That Constellation deal is far from done

November 29, 2008|By Jay Hancock | Jay Hancock,

Warren Buffett has agreed to pay $4.7 billion for Baltimore's Constellation Energy Group.

He'll have to put up much more if he really wants it. To Constellation shareholders? Sure, that's possible. But also to customers of Baltimore Gas & Electric, Baltimore charities and probably a few others. And even that might not be enough.

At stake is the fate of Baltimore's only Fortune 500 corporate headquarters and the electric and gas infrastructure that powers metro Baltimore's economy.

Two weeks ago the Maryland Public Service Commission made it astonishingly clear that it will look at every potential reason to reject or substantially alter Buffett's deal.

He already faces the chance that Constellation shareholders will turn down his offer of $26.50 per share when they vote Dec. 23. Even if they say "yes," however, Maryland regulators are starting to look like an even bigger hurdle.

Not only will the commission consider the interests of BGE customers, as usual. It'll also weigh whether the sale of BGE parent Constellation to Buffett's MidAmerican Energy Holdings benefits metro Baltimore generally. It'll check the impact on Constellation employees. It'll look at the effect on the wider electric grid.

It'll launch "a thorough investigation that errs on the side of inclusion," as stated in its recent filing that describes how it plans to examine the deal.

No mention of what happens to the pigeons on BGE's wires, but I might have missed something.

Even normally the commission is a tough sell, along with the Maryland legislature standing behind it. Twice before they switched off Constellation merger deals.

The first was in 1997, when Constellation and Potomac Electric Power Co. canceled a marriage after the PSC insisted they pass along most merger savings to customers. The second was two years ago, when Constellation and FPL Group called it quits amid legislative attacks on the PSC and anger over soaring electricity prices.

This commission, appointed primarily by Democratic Gov. Martin O'Malley to compensate for what was perceived as a pro-industry slant under former Republican Gov. Robert L. Ehrlich Jr., looks more activist than its predecessors.

And Buffett has offered nothing to placate it.

MidAmerican has agreed to delay a measly BGE rate increase, continue giving a few million a year to local charity, finance capital upgrades and not lay anybody off at BGE.

The promise about BGE is meaningless. They can't downsize BGE because there is no overlap with MidAmerican's utility, which is in Iowa.

So the company is basically offering status quo - minus all the potential layoffs at Constellation's trading operations, unregulated energy divisions and other non-BGE units. That's how they'll likely cut costs in the merger.

For starters, the commission will probably require a customer rebate of at least $200 million over several years. That might have been enough to get the deal done a few years ago. Not now.

This commission is thinking so big that it might hold the buyout hostage until MidAmerican agrees to re-regulate Calvert Cliffs and BGE's other former generation plants.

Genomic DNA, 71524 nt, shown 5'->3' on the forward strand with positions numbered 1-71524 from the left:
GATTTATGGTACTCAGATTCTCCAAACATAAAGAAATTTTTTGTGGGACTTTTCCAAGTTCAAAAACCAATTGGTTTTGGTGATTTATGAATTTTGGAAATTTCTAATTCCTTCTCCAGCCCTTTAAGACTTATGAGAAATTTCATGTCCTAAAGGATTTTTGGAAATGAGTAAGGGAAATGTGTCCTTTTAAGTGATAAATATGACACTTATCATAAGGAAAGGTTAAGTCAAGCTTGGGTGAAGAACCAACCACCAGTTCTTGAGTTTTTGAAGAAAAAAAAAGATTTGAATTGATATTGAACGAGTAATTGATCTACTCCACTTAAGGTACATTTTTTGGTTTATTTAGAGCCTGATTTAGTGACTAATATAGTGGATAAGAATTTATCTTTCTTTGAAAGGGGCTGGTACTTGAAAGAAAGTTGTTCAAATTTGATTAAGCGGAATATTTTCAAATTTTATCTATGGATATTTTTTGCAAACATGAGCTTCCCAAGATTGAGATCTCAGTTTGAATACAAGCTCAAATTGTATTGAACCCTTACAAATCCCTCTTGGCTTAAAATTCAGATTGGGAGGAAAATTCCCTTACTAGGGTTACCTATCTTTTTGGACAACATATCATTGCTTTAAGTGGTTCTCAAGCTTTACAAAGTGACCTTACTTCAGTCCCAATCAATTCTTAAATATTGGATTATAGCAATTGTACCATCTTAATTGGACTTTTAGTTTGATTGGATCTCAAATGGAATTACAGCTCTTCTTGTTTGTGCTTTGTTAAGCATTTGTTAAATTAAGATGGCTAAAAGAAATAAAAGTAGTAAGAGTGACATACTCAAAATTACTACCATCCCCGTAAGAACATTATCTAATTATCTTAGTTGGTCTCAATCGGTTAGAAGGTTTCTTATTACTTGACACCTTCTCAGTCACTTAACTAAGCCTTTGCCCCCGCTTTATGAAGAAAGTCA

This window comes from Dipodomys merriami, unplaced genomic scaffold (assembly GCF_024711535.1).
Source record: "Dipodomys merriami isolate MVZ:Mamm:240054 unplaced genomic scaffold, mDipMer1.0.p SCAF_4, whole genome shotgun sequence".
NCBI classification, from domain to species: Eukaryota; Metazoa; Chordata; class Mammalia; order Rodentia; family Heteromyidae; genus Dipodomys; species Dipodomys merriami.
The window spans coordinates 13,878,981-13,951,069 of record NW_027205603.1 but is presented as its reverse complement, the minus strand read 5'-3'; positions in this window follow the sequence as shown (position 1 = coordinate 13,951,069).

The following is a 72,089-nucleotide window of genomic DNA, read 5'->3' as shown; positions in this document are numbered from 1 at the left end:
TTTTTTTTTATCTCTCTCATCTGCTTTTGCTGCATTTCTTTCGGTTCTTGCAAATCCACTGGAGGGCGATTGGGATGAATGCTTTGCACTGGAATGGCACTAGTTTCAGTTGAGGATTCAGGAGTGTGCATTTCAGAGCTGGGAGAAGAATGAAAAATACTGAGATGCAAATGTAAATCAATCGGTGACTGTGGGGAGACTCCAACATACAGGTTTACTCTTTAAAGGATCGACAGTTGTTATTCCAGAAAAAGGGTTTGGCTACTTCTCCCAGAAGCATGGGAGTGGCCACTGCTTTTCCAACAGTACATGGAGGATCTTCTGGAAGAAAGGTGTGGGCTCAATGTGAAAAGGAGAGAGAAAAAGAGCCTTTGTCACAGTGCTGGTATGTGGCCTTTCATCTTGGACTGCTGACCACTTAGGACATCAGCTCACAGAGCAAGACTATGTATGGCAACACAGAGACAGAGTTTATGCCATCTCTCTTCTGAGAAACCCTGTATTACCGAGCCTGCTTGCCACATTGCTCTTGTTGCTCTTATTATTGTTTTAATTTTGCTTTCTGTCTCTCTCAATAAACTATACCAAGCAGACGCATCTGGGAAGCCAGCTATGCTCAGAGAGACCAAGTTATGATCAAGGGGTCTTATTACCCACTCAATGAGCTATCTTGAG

Deregulation allowed Constellation to transfer the plants, powered by low-cost coal and uranium and bought and paid for by BGE ratepayers, to an unregulated affiliate. It now charges what the market will bear and passes the profits on to shareholders. BGE, meanwhile, must shop for megawatts on the open market, which has driven residential prices higher than they would have been.

The commission might try to force Buffett "to return the former BGE generating plants to BGE and/or to cost of service regulation," instead of letting the plants continue to sell to the highest bidder, it said in its filing.

And that's not all.

It might set itself up as auctioneer, considering Buffett's deal along with any other "concrete and viable alternative transaction" that might land on the table. That could spur a bidding war benefiting BGE customers as well as Constellation shareholders. Electricite de France, which owns almost a tenth of Constellation's stock and made an unsuccessful offer of $35 a share to buy the whole company, might yet spoil Buffett's bid.

The PSC will also probably account for potential decreases in charitable contributions and local investment if Constellation's headquarters were moved to Iowa. And it'll certainly consider the effect of merger-related layoffs, which will be especially painful in an economic downturn.

On the other hand, Buffett and MidAmerican hold the trump card of this financial crisis - billions in cash and lending commitments. A few weeks ago, they were the only thing standing between Constellation and bankruptcy after the company's large liabilities made it vulnerable to the global credit blowup.

After the PSC announced its broad review of the deal earlier this month, a MidAmerican spokeswoman said the company believes the merger is in the public's interest. And a MidAmerican executive told the state Senate Finance Committee last month that he was willing to discuss regulating new generation and transmission assets once the deal is done.

When push comes to shove, Buffett might still be better than the alternatives.

But there are three weeks before the shareholder vote and probably many more before the PSC rules. In an investigation that "errs on the side of inclusion," months will drag on, and results could be very different from the ones foreshadowed in Constellation's news releases.

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